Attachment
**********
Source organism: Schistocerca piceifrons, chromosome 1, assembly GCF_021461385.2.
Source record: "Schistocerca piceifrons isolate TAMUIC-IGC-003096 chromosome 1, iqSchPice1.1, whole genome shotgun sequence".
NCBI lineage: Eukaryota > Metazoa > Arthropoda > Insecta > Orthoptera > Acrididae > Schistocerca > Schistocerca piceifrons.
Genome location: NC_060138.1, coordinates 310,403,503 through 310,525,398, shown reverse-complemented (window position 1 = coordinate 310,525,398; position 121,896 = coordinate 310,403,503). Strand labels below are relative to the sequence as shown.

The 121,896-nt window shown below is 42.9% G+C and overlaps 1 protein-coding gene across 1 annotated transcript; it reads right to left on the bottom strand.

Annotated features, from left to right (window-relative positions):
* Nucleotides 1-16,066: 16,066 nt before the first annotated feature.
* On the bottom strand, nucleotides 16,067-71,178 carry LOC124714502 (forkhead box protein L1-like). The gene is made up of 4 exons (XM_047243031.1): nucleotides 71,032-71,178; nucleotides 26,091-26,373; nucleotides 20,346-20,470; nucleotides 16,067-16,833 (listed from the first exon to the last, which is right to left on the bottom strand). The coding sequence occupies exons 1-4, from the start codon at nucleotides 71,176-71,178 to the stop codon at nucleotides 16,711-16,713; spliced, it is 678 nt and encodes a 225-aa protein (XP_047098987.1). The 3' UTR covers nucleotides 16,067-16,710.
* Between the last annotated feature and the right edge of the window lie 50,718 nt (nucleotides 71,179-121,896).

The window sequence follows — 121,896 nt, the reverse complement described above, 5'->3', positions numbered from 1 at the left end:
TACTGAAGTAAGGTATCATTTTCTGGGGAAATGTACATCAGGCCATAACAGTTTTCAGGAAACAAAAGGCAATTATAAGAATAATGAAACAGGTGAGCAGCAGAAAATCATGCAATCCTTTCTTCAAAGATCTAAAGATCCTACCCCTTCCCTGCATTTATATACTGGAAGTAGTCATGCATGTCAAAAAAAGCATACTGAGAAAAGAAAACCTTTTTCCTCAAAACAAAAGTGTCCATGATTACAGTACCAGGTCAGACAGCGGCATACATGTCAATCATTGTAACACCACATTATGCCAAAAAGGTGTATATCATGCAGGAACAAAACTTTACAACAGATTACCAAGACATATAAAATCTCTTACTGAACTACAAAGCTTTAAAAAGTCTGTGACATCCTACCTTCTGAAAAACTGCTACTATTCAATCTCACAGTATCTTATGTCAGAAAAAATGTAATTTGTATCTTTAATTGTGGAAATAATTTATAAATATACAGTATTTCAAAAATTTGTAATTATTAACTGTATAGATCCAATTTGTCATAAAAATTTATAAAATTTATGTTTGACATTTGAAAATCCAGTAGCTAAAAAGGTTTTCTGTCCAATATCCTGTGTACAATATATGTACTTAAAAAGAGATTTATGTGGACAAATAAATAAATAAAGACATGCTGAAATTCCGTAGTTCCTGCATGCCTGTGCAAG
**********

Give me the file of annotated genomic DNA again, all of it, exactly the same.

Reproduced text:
Source organism: Schistocerca piceifrons, chromosome 1, assembly GCF_021461385.2.
Source record: "Schistocerca piceifrons isolate TAMUIC-IGC-003096 chromosome 1, iqSchPice1.1, whole genome shotgun sequence".
NCBI lineage: Eukaryota > Metazoa > Arthropoda > Insecta > Orthoptera > Acrididae > Schistocerca > Schistocerca piceifrons.
Genome location: NC_060138.1, coordinates 310,403,503 through 310,525,398, shown reverse-complemented (window position 1 = coordinate 310,525,398; position 121,896 = coordinate 310,403,503). Strand labels below are relative to the sequence as shown.

The 121,896-nt window shown below is 42.9% G+C and overlaps 1 protein-coding gene across 1 annotated transcript; it reads right to left on the bottom strand.

Annotated features, from left to right (window-relative positions):
* Nucleotides 1-16,066: 16,066 nt before the first annotated feature.
* On the bottom strand, nucleotides 16,067-71,178 carry LOC124714502 (forkhead box protein L1-like). The gene is made up of 4 exons (XM_047243031.1): nucleotides 71,032-71,178; nucleotides 26,091-26,373; nucleotides 20,346-20,470; nucleotides 16,067-16,833 (listed from the first exon to the last, which is right to left on the bottom strand). The coding sequence occupies exons 1-4, from the start codon at nucleotides 71,176-71,178 to the stop codon at nucleotides 16,711-16,713; spliced, it is 678 nt and encodes a 225-aa protein (XP_047098987.1). The 3' UTR covers nucleotides 16,067-16,710.
* Between the last annotated feature and the right edge of the window lie 50,718 nt (nucleotides 71,179-121,896).

The window sequence follows — 121,896 nt, the reverse complement described above, 5'->3', positions numbered from 1 at the left end:
TACTGAAGTAAGGTATCATTTTCTGGGGAAATGTACATCAGGCCATAACAGTTTTCAGGAAACAAAAGGCAATTATAAGAATAATGAAACAGGTGAGCAGCAGAAAATCATGCAATCCTTTCTTCAAAGATCTAAAGATCCTACCCCTTCCCTGCATTTATATACTGGAAGTAGTCATGCATGTCAAAAAAAGCATACTGAGAAAAGAAAACCTTTTTCCTCAAAACAAAAGTGTCCATGATTACAGTACCAGGTCAGACAGCGGCATACATGTCAATCATTGTAACACCACATTATGCCAAAAAGGTGTATATCATGCAGGAACAAAACTTTACAACAGATTACCAAGACATATAAAATCTCTTACTGAACTACAAAGCTTTAAAAAGTCTGTGACATCCTACCTTCTGAAAAACTGCTACTATTCAATCTCACAGTATCTTATGTCAGAAAAAATGTAATTTGTATCTTTAATTGTGGAAATAATTTATAAATATACAGTATTTCAAAAATTTGTAATTATTAACTGTATAGATCCAATTTGTCATAAAAATTTATAAAATTTATGTTTGACATTTGAAAATCCAGTAGCTAAAAAGGTTTTCTGTCCAATATCCTGTGTACAATATATGTACTTAAAAAGAGATTTATGTGGACAAATAAATAAATAAAGACATGCTGAAATTCCGTAGTTCCTGCATGCCTGTGCAAG